Index of content:
Volume 60, Issue 1, January 2016
A nonlinear shear and elongation rheological study of interfacial failure in compatible bilayer systems60(2016); http://dx.doi.org/10.1122/1.4926492View Description Hide Description
This work aims to examine whether or not interfacial failure can occur in a compatible polymer bilayer system under large shear and elongation deformations, as well as to probe the sensitivity of nonlinear transient rheology to the presence of interface/interphase at neighboring layers. For this, stress relaxation after a step strain and fast startup in simple shear and uniaxial extension experiments have been performed on healed and coextruded poly(methyl methacrylate)/poly(vinylidene fluoride) bilayers with the presence of a robust diffuse interphase as evaluated by energy dispersive X ray. For unhealed bilayers, interfacial failure occurred in shear flows at intermediate deformations, while for healed bilayers the interphase greatly delayed the onset of interfacial failure to larger deformation steps and to a higher deformation rate in the startup shear. Extensional rheology demonstrated that the presence of an interphase in the bilayers greatly enhanced the transient extensional viscosityηE+(t) as well as the tensile relaxation modulus E(t) of the structure, even though the entanglement density was relatively low. Moreover, models are presented to predict the nonlinear relaxation behavior of bilayers and to estimate the relaxation behavior of the interphase. Fitting of the tube model to the shear relaxation indicates a dilated tube diameter in the interphase, confirming its weak entanglement intensity and its readiness to flow-induced disentanglement under large external deformations. Finally, the physics of the interfacial failure was assessed based on some recent molecular dynamic theories.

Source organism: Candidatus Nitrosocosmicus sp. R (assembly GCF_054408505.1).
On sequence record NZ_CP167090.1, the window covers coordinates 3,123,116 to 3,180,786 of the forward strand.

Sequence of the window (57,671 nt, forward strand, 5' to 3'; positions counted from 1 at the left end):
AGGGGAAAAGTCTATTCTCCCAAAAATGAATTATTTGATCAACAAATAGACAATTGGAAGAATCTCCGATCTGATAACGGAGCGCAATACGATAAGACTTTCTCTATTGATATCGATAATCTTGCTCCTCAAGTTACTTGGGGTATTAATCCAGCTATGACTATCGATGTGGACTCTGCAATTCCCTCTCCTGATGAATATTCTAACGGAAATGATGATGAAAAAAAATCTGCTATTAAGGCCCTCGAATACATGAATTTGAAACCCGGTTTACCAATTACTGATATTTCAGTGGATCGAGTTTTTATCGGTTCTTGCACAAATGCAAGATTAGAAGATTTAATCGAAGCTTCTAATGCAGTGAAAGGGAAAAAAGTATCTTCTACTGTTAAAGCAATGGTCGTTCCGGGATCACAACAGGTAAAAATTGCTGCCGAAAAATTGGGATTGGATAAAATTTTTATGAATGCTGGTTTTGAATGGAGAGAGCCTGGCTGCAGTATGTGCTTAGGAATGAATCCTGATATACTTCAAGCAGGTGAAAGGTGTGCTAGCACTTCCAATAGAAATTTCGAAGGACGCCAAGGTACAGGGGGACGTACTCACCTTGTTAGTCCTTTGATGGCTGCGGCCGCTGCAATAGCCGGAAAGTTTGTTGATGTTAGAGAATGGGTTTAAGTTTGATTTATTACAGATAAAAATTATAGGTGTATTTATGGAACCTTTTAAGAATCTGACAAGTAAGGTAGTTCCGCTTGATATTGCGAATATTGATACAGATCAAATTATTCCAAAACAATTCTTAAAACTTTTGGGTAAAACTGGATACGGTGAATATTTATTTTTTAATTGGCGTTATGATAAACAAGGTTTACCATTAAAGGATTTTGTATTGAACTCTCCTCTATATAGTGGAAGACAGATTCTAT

60(2016); http://dx.doi.org/10.1122/1.4935127View Description Hide Description
Polyphosphate is a highly water-soluble linear polyanion comprised of phosphate groups. A phase separation happens when divalent cations are added to polyphosphate solutions resulting in the formation of polyphosphate coacervates. Such coacervates could potentially be used as a glass precursor or in a variety of bioapplications including microencapsulation. In all of these applications, viscoelastic properties of polyphosphate coacervates directly affect their usage. Here, we show that these polyphosphate coacervates act as extremely viscous Newtonian liquids at low shear rates, with their viscosity highly dependent on the polyphosphate degree of polymerization (Dp) and type of divalent cations (Ca2+, Sr2+, or Ba2+) used for their preparation. For Ca2+-only polyphosphate coacervates, specific viscosity is directly related to Dp1.46 at 20 °C, similar to highly concentrated polymer solutions where chain entanglement is not important. For very long chain polyphosphate coacervates, however, elastic properties are dominant presumably caused by physical chain entanglement. Replacement of a fraction of Ca2+ with Sr2+ or Ba2+ results in coacervates having significantly more elastic characters and profoundly higher viscosity than their Ca2+-only counterparts. Overall, varying polyphosphate chain length and divalent cation type allows one to modify these materials for a desired application.